DNA was amplified for 18 cycles (annealing 60°C). Product was visualized on 2% agarose gel by ethidium bromide stain and an 8-bit digital camera.
Transient transfection and luciferase assay
C2C12 cells were plated in 12-well dishes and transiently transfected using Lipofectamine 2000 (Invitrogen) with 2 μg of reporter gene construct, 0.5 μg expression vector and 20 ng of thymidine kinase promoter driven Renilla luciferase vector, which was used to normalize transfection efficiency. Human cyclin D1-luciferase promoter was provided by Richard Pestell (Thomas Jefferson University, Philadelphia, PA) (Albanese et al., 1995). Mouse MyoD expression vector was from Addgene (plasmid 8399) provided by Andrew Lassar (Harvard Medical School, Boston, MA). HDAC5 expression vector was provided by Eric Verdin (University of California, San Francisco, CA) (Fischle et al., 1999). pcDNA6-CLP-1 expression vector was previously created in our laboratory (Huang et al., 2002). At 24 hours after transfection, cells were harvested, lysed, and cell lysates assayed using the Dual-luciferase Reporter Assay system (Promega) and OptoComp I Luminometer (MGM instruments). Statistical analysis was performed using a paired Student's t-test. P values of <0.05 were considered significant.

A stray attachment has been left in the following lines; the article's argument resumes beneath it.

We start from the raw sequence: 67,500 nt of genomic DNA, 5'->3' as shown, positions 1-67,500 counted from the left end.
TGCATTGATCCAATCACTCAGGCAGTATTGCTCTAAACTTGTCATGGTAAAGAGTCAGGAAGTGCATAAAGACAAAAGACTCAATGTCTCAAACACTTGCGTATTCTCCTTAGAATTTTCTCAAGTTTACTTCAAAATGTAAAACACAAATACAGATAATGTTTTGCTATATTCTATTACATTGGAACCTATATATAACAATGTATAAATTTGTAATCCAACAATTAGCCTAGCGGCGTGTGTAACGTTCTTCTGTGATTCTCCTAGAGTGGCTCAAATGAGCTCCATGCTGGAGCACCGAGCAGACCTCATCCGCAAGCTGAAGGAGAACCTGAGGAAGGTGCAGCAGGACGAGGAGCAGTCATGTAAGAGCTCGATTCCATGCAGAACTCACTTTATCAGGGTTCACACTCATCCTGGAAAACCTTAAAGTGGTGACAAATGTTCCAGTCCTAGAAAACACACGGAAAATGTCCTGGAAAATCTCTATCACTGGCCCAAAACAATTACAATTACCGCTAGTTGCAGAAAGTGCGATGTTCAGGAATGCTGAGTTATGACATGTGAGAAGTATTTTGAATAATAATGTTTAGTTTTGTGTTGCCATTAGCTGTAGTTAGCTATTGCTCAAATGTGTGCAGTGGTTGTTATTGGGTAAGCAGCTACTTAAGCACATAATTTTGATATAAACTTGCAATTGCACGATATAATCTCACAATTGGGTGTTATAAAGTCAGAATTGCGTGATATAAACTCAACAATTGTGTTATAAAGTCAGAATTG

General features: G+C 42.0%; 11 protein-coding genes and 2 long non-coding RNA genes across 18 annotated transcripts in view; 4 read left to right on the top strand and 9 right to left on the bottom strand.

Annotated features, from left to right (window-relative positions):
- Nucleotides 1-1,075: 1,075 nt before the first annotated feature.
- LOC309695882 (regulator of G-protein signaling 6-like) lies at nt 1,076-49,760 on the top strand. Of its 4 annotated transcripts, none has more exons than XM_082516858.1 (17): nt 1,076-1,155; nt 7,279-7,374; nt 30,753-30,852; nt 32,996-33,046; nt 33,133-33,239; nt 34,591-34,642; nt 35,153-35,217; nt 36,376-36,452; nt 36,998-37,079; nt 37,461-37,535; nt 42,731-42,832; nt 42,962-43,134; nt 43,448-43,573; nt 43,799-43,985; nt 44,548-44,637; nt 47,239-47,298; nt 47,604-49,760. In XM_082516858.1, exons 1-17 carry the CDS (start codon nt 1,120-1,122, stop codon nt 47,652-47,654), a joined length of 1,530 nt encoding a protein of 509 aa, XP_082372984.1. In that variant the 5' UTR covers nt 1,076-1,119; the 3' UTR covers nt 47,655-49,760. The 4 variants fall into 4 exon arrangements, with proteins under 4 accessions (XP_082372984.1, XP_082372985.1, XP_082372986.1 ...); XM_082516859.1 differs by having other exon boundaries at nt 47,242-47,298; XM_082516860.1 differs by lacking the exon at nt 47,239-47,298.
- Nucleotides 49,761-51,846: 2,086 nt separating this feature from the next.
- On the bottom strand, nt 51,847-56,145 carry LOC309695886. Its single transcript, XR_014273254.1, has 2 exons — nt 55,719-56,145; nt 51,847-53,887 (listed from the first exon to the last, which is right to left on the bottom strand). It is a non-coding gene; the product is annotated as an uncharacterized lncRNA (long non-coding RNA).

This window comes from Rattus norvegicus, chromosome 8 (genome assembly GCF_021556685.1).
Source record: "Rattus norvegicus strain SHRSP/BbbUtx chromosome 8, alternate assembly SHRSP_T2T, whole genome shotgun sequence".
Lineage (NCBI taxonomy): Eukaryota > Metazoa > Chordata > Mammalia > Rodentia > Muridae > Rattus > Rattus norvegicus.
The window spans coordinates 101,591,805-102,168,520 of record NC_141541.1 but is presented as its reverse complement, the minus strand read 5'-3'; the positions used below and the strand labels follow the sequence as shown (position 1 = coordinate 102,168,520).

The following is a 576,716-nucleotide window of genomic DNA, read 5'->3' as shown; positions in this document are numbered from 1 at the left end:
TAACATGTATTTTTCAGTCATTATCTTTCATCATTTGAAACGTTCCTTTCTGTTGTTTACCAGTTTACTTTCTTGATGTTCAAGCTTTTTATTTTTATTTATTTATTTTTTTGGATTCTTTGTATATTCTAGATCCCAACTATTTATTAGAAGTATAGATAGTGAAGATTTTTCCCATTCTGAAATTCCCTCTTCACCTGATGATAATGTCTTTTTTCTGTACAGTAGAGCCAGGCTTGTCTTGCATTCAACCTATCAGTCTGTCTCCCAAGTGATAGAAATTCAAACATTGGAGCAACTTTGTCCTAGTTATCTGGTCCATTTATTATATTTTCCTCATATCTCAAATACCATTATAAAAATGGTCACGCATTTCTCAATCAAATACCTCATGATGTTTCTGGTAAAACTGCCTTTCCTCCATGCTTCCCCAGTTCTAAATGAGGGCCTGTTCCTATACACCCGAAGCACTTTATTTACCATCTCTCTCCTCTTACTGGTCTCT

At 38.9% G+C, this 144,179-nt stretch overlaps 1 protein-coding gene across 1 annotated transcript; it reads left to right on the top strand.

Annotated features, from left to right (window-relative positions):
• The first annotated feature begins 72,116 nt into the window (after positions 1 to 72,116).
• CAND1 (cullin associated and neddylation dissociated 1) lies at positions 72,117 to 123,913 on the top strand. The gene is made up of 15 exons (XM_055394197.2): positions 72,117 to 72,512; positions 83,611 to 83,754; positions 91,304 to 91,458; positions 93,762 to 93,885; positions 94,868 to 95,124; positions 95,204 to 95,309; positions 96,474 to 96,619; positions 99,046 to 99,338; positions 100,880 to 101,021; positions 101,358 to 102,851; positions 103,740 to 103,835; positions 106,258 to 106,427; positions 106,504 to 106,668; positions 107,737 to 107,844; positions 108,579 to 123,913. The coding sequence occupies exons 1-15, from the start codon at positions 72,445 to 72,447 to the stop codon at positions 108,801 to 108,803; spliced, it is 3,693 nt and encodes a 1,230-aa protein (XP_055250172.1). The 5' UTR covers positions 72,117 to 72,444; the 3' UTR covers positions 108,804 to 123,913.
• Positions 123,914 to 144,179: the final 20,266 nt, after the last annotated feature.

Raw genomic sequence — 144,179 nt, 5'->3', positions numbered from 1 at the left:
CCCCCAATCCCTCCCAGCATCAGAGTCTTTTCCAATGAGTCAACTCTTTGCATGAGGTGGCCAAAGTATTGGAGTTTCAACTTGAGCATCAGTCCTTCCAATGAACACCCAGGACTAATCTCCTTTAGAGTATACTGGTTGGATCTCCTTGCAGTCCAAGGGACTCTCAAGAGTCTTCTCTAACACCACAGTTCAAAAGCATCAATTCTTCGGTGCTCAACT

CLP-1 knockout mice have been described previously (Huang et al., 2004). All experiments were performed in accordance with the Guidelines of the National Institute of Health. Experimental protocols were reviewed and approved by the Institutional Animal Care and Use Committee.
Embryos were fixed in 4% paraformaldehyde/PBS overnight at 4°C, washed in PBS, and transferred to 30% sucrose overnight at 4°C. Tissue was embedded in M-1 matrix (Thermo Scientific) and 14 μm cryosections were collected. Slides were blocked in 5% FBS in PBS, incubated with primary antibody overnight at 4°C, washed in PBS, and incubated with secondary antibody conjugated to either Alexa Fluor 488 or Alexa Fluor 594 for 1 hour. Cell nuclei were stained with DAPI. Imaging was captured at 10× magnification using a Zeiss Axiokop microscope, Axio CamMRc camera and Axio vision software.
For quantitative western blot analysis, films were scanned and the band signal intensities determined using NIH ImageJ software. The densitometry values were expressed as a fold level relative to the control, and standardized to corresponding total GAPDH densitometry values obtained from the same sample. Statistical analyses were performed using a paired Student's t-test. P values of <0.05 were considered significant.
This work was supported by NIH grant HL073399 (to M.A.Q.S.). Deposited in PMC for release after 12 months.